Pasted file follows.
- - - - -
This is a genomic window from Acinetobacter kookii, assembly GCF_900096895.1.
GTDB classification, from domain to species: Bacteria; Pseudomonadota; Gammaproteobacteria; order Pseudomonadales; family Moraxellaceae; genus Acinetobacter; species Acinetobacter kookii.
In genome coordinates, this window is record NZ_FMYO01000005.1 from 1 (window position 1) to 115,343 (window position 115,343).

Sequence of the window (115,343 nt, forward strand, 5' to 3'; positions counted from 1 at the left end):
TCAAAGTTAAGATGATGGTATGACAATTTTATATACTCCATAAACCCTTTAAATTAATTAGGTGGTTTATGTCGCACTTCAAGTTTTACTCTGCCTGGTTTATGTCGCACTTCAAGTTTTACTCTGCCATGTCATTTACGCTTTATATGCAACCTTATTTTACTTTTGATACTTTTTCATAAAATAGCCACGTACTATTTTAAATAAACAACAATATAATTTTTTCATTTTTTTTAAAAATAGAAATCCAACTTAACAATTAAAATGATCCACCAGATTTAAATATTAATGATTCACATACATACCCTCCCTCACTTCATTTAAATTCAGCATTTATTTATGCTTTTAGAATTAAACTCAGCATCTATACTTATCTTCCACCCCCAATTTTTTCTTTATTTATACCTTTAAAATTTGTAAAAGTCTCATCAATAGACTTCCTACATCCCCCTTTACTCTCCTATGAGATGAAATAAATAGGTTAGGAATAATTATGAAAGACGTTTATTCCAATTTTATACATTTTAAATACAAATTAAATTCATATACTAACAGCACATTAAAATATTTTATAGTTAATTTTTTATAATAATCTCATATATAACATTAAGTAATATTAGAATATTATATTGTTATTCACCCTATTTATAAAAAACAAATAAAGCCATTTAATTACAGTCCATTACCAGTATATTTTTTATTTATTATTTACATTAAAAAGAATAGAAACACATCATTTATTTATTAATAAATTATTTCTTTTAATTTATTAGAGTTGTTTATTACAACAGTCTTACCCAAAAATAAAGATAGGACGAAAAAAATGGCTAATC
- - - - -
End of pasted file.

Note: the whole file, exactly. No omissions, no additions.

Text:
This is a genomic window from Acinetobacter kookii, assembly GCF_900096895.1.
GTDB classification, from domain to species: Bacteria; Pseudomonadota; Gammaproteobacteria; order Pseudomonadales; family Moraxellaceae; genus Acinetobacter; species Acinetobacter kookii.
In genome coordinates, this window is record NZ_FMYO01000005.1 from 1 (window position 1) to 115,343 (window position 115,343).

Sequence of the window (115,343 nt, forward strand, 5' to 3'; positions counted from 1 at the left end):
TCAAAGTTAAGATGATGGTATGACAATTTTATATACTCCATAAACCCTTTAAATTAATTAGGTGGTTTATGTCGCACTTCAAGTTTTACTCTGCCTGGTTTATGTCGCACTTCAAGTTTTACTCTGCCATGTCATTTACGCTTTATATGCAACCTTATTTTACTTTTGATACTTTTTCATAAAATAGCCACGTACTATTTTAAATAAACAACAATATAATTTTTTCATTTTTTTTAAAAATAGAAATCCAACTTAACAATTAAAATGATCCACCAGATTTAAATATTAATGATTCACATACATACCCTCCCTCACTTCATTTAAATTCAGCATTTATTTATGCTTTTAGAATTAAACTCAGCATCTATACTTATCTTCCACCCCCAATTTTTTCTTTATTTATACCTTTAAAATTTGTAAAAGTCTCATCAATAGACTTCCTACATCCCCCTTTACTCTCCTATGAGATGAAATAAATAGGTTAGGAATAATTATGAAAGACGTTTATTCCAATTTTATACATTTTAAATACAAATTAAATTCATATACTAACAGCACATTAAAATATTTTATAGTTAATTTTTTATAATAATCTCATATATAACATTAAGTAATATTAGAATATTATATTGTTATTCACCCTATTTATAAAAAACAAATAAAGCCATTTAATTACAGTCCATTACCAGTATATTTTTTATTTATTATTTACATTAAAAAGAATAGAAACACATCATTTATTTATTAATAAATTATTTCTTTTAATTTATTAGAGTTGTTTATTACAACAGTCTTACCCAAAAATAAAGATAGGACGAAAAAAATGGCTAATC